Silvia M. de Paula and Marina Silveira

Labroratory of Electron Microscopy, Institute of Physics, University of São Paulo, São Paulo, Brazil

Full-text (for Scanning subscribers)

Summary: Shells of the freshwater, pulmonate snail Physa (Mollusca, Gasteropoda), ranging from 0.5 to 10 mm in length, were studied using scanning microscopy, x-ray analysis, and infrared spectroscopy. Results obtained suggest that the shell is composed of aragonite, which occurs in several distinct crystalline forms. A selective distribution of crystalline forms (hexagonal plates, prisms, rhombohedra, and spherulites) occurred along specific sites of the shell. A variable distribution of the forms was also detected in adult shells and in protoconchs of developing embryos. Qualitative elemental analysis, using an energy-dispersive spectrometer, corroborates the presence of calcium, phosphorus and sulphur ions.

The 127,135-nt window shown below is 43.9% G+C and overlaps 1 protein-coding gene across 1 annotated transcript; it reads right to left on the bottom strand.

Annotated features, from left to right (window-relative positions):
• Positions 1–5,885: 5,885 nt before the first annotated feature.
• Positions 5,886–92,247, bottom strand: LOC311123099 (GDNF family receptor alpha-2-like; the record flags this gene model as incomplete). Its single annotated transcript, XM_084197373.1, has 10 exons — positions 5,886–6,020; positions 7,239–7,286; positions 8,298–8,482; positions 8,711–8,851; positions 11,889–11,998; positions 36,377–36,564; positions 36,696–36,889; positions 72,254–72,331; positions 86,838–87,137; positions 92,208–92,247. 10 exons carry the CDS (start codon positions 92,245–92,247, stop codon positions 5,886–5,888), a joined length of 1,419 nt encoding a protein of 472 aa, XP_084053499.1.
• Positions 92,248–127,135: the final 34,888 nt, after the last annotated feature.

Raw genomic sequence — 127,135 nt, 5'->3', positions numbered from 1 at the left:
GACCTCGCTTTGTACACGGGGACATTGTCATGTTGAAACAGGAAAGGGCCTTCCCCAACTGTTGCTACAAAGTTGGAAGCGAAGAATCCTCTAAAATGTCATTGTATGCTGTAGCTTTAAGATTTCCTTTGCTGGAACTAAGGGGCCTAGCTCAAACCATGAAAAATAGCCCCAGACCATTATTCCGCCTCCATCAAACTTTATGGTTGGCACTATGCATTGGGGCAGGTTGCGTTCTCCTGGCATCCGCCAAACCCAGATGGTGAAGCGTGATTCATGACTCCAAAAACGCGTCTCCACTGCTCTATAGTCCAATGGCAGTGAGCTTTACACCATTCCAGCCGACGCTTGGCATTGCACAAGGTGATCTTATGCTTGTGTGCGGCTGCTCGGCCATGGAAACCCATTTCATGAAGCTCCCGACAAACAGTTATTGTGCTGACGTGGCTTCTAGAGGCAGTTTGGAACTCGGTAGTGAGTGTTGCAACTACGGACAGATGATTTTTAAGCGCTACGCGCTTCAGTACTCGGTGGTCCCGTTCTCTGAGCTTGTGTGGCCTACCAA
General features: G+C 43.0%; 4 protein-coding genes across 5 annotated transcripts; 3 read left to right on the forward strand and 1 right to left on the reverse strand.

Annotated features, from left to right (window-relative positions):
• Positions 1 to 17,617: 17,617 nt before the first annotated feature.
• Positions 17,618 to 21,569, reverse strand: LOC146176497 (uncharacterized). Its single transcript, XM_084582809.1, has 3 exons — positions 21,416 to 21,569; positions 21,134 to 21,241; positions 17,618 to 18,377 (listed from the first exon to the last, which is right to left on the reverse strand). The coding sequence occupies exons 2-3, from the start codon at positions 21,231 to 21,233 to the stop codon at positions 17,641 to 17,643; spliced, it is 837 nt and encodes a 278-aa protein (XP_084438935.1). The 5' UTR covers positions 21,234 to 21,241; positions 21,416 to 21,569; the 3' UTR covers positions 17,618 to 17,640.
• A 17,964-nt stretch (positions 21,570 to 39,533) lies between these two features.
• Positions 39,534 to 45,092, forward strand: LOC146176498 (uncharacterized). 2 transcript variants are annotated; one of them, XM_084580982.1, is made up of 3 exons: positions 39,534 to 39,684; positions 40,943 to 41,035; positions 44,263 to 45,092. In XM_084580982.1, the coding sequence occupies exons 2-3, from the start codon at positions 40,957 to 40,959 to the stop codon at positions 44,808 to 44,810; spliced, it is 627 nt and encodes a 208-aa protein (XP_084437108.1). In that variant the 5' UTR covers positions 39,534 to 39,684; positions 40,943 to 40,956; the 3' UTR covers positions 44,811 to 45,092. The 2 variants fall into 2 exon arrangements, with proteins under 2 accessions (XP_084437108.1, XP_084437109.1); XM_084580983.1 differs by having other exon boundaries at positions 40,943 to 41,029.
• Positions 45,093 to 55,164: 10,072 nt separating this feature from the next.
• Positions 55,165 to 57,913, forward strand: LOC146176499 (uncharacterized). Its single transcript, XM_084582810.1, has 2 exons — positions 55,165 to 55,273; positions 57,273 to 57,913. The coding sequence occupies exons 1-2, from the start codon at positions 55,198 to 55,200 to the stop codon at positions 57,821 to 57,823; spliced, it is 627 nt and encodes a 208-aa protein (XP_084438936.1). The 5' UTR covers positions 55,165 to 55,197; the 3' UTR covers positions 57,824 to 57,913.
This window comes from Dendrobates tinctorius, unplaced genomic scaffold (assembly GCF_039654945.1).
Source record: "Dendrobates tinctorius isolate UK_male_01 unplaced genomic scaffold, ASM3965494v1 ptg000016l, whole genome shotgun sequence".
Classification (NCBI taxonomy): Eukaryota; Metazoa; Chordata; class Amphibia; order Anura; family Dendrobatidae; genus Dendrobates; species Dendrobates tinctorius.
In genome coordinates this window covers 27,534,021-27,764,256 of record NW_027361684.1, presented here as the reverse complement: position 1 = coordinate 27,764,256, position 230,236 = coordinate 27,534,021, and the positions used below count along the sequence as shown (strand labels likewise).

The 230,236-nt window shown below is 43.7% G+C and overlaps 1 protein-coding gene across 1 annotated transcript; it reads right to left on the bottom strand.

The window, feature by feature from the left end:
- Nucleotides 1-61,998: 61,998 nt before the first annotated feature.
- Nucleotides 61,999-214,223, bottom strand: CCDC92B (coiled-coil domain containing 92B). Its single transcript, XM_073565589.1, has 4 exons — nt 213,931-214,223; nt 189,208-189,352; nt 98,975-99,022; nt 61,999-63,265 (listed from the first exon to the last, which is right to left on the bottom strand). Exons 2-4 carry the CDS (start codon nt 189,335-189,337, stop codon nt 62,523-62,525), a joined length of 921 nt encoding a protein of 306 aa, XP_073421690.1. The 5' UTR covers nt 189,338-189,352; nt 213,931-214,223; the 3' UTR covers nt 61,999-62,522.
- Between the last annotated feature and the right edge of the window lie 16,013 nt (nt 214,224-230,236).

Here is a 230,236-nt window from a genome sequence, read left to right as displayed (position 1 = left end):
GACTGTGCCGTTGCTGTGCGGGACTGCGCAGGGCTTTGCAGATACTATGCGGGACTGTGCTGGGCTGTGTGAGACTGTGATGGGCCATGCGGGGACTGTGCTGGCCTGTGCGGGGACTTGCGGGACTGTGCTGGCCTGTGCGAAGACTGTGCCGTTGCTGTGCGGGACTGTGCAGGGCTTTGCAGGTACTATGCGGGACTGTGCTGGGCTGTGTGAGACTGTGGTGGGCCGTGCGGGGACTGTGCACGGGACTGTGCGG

Key words: biomineralization, gasteropoda, Physa, calcium carbonate, microstructures, spectroscopies

PACs: 61.10-i, 61.16 BG, 61.66 Fn, 87.64 Ee, 87.68.+e